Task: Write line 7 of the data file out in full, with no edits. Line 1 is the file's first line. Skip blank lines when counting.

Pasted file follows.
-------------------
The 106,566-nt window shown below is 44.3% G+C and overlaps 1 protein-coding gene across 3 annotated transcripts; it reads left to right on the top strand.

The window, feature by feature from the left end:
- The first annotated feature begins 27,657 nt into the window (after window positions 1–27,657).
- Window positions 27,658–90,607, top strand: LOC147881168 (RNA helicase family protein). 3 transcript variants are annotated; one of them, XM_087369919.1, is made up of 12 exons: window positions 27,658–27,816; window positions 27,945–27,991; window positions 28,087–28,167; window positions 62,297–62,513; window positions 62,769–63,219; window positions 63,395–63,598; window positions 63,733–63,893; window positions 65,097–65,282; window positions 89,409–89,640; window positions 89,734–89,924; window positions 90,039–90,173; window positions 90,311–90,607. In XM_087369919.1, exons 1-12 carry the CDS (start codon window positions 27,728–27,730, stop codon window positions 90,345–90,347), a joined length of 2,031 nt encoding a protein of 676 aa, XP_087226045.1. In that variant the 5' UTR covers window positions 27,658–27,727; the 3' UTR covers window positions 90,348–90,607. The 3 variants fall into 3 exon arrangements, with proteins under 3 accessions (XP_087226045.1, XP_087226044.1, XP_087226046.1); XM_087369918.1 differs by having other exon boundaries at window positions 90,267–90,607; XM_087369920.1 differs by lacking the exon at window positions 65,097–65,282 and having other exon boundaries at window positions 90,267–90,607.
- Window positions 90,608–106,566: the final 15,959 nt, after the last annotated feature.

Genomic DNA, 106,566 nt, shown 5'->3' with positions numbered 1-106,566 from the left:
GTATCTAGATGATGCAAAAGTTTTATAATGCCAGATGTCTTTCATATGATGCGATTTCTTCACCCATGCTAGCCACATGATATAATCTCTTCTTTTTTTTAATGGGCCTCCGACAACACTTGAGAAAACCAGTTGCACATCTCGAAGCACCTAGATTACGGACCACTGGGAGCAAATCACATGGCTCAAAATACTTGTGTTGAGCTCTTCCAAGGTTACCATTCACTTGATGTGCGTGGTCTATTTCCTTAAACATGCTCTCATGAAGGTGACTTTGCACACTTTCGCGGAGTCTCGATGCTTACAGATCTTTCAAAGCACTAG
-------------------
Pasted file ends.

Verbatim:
GTATCTAGATGATGCAAAAGTTTTATAATGCCAGATGTCTTTCATATGATGCGATTTCTTCACCCATGCTAGCCACATGATATAATCTCTTCTTTTTTTTAATGGGCCTCCGACAACACTTGAGAAAACCAGTTGCACATCTCGAAGCACCTAGATTACGGACCACTGGGAGCAAATCACATGGCTCAAAATACTTGTGTTGAGCTCTTCCAAGGTTACCATTCACTTGATGTGCGTGGTCTATTTCCTTAAACATGCTCTCATGAAGGTGACTTTGCACACTTTCGCGGAGTCTCGATGCTTACAGATCTTTCAAAGCACTAG